Place the paper template on a 2mm thick EVA foam roll (high density recommended). The same paper pattern is used twice (mirrored), since we have 2 wings. Optional: do this process on another foam roll if you want a double-sided outer “frame” of the wings. I chose EVA foam for the outer parts of the wings for safety reasons as they are softer than worbla on pointed edges.

Using a hobby knife, carefully cut out the foam pieces.

Using contact cement glue, glue down the edges of the wing. While waiting for this to dry, glue the back side of each foam piece that is used for the wing outline, then stick the foam piece to the clear plastic.

The outer edge of the wing will look like this. The base part comes next.

For the “base” part of the wing, take the foam pieces that were cut earlier, and cut Worbla’s Black Art sheets large enough to “sandwich” the foam. Using a heat gun over the worbla surrounding the EVA foam, use a wooden clay tool to shape the edges. You can see what the sandwiched piece looks like. There are 4 of these “base” pieces that need to be done for extra strength in holding the wings together. Repeat this process for all 4 of these.

Recycling Worbla tips: As you cut the Worbla pieces, you can reuse excess Worbla scraps and re-roll into sheets for zero waste.
 To reuse these sheets, gather your scraps and heat activate them with a heat gun. As the Worbla scraps soften, gently fold them over into a rectangular shape. Using a heavy duty pasta roller, the recycled Worbla pile can be pushed through the rollers at the thickest setting. Ensure that the Worbla is still warm and soft to the touch while rolling on the pasta roller. Repeat this process until the pasta roller is adjusted to the thinnest setting. Lay the finished rolled pieces on a flat surface, and reheat to reshape and flatten the newly formed sheet. You can proceed to use this rolled sheet like a fresh new sheet of Worbla!

Finalize the wing structure
Once you have completed the sandwich pieces of the “base” of the wing, use contact cement glue to glue the remaining edges of the wing. Let the contact cement dry after a few minutes. Reheat the under piece of the “base” of the wing to reactivate the worbla’s soft adhesive properties, then place the “base” of the wing worbla sandwich part over this area.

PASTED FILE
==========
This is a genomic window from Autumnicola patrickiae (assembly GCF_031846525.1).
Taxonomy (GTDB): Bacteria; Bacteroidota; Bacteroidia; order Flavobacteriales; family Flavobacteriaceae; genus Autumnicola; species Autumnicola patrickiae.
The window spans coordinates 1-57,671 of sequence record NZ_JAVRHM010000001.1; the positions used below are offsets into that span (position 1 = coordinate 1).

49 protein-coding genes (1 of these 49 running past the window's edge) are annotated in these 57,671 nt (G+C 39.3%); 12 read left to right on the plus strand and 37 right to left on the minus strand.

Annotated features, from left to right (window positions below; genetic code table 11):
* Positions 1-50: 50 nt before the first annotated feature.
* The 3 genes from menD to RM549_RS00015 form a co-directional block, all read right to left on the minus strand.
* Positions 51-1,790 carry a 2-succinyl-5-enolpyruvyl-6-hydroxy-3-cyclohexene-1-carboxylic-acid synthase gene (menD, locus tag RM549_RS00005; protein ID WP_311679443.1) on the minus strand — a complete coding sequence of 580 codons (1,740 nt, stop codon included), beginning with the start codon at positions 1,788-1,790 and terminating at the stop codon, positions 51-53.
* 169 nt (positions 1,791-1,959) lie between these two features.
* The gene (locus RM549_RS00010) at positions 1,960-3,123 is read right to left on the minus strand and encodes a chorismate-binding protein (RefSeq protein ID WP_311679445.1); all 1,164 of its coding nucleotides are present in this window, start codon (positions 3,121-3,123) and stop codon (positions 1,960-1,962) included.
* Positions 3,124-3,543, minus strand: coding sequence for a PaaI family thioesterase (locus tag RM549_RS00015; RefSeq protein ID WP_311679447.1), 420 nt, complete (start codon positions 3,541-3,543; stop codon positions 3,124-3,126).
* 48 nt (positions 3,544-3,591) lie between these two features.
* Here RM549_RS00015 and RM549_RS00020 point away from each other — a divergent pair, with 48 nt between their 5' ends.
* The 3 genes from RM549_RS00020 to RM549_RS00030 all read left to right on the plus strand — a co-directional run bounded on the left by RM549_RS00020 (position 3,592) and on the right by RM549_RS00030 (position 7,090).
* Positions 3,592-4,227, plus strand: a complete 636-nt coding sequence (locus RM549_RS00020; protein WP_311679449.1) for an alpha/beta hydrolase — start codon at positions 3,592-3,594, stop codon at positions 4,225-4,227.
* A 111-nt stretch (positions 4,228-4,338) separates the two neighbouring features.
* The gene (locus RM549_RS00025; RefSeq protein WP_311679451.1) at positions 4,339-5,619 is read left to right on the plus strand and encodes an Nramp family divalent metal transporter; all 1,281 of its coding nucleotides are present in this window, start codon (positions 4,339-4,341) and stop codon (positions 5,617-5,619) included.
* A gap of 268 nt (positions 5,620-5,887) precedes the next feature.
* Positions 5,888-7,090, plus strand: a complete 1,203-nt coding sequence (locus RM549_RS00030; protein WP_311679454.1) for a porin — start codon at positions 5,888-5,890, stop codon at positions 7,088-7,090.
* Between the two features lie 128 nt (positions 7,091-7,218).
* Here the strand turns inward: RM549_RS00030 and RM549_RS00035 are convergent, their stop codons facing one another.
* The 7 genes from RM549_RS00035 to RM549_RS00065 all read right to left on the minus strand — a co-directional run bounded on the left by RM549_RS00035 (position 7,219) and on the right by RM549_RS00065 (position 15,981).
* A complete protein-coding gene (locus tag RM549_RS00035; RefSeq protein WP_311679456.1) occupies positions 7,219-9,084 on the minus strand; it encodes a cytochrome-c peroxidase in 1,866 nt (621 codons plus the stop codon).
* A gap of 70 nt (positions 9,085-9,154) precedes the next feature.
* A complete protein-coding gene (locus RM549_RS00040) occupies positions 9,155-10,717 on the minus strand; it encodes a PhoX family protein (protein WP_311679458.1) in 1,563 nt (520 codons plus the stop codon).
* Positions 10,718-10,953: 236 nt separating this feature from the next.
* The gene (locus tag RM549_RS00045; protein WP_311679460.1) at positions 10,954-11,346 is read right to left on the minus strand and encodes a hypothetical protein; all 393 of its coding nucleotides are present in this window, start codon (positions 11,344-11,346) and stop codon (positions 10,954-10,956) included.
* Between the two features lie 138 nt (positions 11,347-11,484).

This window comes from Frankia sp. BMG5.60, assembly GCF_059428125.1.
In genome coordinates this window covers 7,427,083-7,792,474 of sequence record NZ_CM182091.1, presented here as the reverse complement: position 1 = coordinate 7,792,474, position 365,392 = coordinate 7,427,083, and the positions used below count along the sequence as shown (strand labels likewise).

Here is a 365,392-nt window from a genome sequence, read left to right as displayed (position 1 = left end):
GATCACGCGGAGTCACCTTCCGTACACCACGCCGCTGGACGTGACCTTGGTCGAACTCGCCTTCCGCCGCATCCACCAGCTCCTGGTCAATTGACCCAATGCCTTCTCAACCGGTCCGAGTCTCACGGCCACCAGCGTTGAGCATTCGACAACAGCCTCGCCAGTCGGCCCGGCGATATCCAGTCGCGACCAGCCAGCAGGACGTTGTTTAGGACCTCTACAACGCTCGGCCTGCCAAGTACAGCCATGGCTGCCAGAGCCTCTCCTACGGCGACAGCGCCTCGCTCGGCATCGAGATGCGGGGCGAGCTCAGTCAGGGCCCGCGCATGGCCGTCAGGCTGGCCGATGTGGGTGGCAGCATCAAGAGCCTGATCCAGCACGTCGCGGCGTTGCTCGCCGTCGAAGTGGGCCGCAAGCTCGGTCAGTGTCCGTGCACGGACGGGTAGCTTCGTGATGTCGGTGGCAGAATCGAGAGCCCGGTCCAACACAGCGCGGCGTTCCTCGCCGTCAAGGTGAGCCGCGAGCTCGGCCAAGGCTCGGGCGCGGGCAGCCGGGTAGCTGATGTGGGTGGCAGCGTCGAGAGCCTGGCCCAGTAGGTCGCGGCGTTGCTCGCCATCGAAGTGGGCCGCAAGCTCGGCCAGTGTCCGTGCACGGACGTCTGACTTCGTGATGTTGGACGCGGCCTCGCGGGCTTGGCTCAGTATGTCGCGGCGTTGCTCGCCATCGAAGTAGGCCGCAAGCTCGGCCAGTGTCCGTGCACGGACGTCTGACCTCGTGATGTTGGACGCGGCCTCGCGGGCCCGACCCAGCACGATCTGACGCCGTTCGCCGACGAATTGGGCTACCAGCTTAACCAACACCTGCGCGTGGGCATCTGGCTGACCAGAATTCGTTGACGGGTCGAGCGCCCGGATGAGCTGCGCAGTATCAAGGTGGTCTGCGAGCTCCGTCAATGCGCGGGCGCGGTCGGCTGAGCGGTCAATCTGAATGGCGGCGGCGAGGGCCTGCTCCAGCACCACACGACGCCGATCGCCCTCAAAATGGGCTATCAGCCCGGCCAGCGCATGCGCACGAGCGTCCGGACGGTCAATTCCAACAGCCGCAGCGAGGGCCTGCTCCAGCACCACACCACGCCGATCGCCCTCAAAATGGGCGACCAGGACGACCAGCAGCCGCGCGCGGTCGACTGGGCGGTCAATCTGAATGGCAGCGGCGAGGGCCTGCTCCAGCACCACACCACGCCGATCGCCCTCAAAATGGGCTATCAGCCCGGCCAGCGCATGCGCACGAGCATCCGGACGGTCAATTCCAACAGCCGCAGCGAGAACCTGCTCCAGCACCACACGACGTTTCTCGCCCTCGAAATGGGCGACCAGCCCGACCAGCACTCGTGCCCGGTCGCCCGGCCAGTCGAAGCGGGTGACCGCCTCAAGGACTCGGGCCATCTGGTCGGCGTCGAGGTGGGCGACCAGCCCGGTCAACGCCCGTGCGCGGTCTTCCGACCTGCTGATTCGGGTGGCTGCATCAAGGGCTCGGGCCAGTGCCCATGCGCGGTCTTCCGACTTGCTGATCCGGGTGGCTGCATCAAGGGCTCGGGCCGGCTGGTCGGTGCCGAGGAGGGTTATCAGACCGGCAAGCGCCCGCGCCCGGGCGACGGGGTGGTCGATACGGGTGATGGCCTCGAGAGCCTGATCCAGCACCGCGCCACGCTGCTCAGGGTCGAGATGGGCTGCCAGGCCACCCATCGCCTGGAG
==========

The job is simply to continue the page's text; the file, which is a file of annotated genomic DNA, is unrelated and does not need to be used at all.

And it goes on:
The wings will now look like this.

Priming the Wings for Painting
Using window frost spray, coat the translucent part of the wing on both sides. Masking the exposed worbla and foam parts with painter’s tape is not required. This is how the wings look like before (right) and after (left) spraying with frosted glass spray. This is a required step to prime the translucent plastic parts for painting.

Preparing the Wings to Wear
Cut 2 pieces of a PVC pipe with a PVC pipe cutter. Use the heat gun in a well ventilated area* to bend the PVC pipes to shape, and use the PVC pipe as a guide to mark where holes will be cut on the bottom of the wing base. Use a power drill to drill holes large enough for zip ties. 
*Preferably outdoors, with a respirator.  PVC fumes are very toxic when heated enough to shape.


Insert zip ties (2 per wing) through the holes. Wrap the zip ties around the cut and bent PVC pipe. At this rate, the PVC pipe is still slightly flexible for adjustment. It is highly recommended to use 2-part epoxy or E6000 glue to stabilize this PVC pipe + zip tie attachment. You can see how it looks like on a harness on the back.


For the harness, I wrote a detailed tutorial here:

Cosplay Wing Harness Tutorial

Free pattern download here:


From the front, this is how the wing attachment looks like.

Painting the Wings
I mixed airbrush medium to thin out acrylic paints to use within my airbrush. I use a dual-action gravity feed airbrush and clean out my airbrush regularly after every use with an ultrasonic cleaner when switching out colors.
I started with the teal edges of the wing near the top, and worked my way towards the bottom, with the yellow parts airbrushed last. I then used color shift paints to brush over the exposed black worbla and foam spine parts.
When finished with the wings, I used a spray-on flat sealer.

The final wings!